Today marks 10 years since I began working as a lawyer in Lafayette at the firm that is now called Hoffman, Luhman & Masson. Proving that I am not really all that clever, I started work on Columbus Day, 1999 thereby skipping a paid state holiday I would have enjoyed had I stayed on with Legislative Services.
I decided on the career change because I was chasing a girl, and I wanted to try my hand at private practice. Both worked out far better than I deserved. The girl is now my lovely wife, Amy, who was, at the time, teaching in Monticello. And the law firm I landed with was a well-respected, small firm in Lafayette that treated me very well from the start. I have to chalk up my choice in firms to dumb luck. They were the ones who had a job to offer at the time. Not too long after I got to Lafayette, I noticed an ad out for a particular attorney working out of Delphi. And, not too long after that, that particular attorney was getting disbarred. I could very easily have wound up in a situation like that.
There has been a nice balance in what I have been able to do as a private practitioner. The collections work isn’t exactly intellectually stimulating, but it’s steady and pays the bills. It allows me to get into court frequently, practice some basic skills in a low stakes setting, and get to know the courts. And, the odd thing is, I seem to enjoy it more than most. The government work – in particular, my work defending the Sheriff’s Department – has provided me with more complex cases where I get to stretch a little. And, fortunately, the people I am defending in these cases have been good people doing their best. Even if they get in tough situations, that makes my job easier. The insurance defense cases – typically personal injury, automobile accidents – are a middle ground between the routine collections and the government work which, at times, can be fairly described as “mystery law.”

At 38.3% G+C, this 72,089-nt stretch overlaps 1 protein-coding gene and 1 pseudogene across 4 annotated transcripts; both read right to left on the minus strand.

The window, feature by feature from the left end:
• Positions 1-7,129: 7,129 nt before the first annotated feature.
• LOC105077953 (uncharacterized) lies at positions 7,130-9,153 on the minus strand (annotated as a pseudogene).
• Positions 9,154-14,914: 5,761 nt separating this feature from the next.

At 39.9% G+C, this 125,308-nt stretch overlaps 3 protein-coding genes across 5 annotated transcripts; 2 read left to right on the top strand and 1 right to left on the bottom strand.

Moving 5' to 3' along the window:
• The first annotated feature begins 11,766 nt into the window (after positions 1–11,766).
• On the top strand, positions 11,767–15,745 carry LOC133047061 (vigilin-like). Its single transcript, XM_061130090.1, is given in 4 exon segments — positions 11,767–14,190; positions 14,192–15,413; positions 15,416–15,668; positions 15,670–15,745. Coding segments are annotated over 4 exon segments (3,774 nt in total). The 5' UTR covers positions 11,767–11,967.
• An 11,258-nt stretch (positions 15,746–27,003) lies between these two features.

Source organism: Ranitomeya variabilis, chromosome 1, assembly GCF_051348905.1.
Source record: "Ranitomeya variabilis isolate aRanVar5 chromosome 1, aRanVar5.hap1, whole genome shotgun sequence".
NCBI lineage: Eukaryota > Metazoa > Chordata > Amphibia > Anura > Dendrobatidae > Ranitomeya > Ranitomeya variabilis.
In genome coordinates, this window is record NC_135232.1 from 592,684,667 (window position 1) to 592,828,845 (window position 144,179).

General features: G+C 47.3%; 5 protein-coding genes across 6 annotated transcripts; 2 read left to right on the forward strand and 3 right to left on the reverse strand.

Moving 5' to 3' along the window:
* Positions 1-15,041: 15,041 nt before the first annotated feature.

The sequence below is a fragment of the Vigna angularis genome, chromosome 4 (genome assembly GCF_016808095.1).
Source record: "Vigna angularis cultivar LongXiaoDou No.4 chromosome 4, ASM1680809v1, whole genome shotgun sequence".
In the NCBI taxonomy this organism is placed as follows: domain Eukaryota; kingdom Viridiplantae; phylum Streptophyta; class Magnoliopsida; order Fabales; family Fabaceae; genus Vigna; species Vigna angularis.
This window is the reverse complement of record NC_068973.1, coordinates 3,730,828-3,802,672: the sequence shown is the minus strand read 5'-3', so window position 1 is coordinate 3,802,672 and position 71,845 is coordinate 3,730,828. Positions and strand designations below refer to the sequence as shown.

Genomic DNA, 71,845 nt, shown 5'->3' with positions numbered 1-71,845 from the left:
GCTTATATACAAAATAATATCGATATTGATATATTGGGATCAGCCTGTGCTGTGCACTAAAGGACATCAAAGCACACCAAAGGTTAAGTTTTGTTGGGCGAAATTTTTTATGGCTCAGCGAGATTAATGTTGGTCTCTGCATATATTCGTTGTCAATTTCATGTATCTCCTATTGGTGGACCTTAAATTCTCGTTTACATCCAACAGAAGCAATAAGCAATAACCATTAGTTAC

My personal life has changed dramatically over the past decade. Basically, I became an adult while I wasn’t looking. I got married, bought a house, became a small business owner, and had a couple of kids. If those things don’t have a maturing influence on you, I suspect nothing will. It’s been a good ten years. Hopefully the next ten will be as well.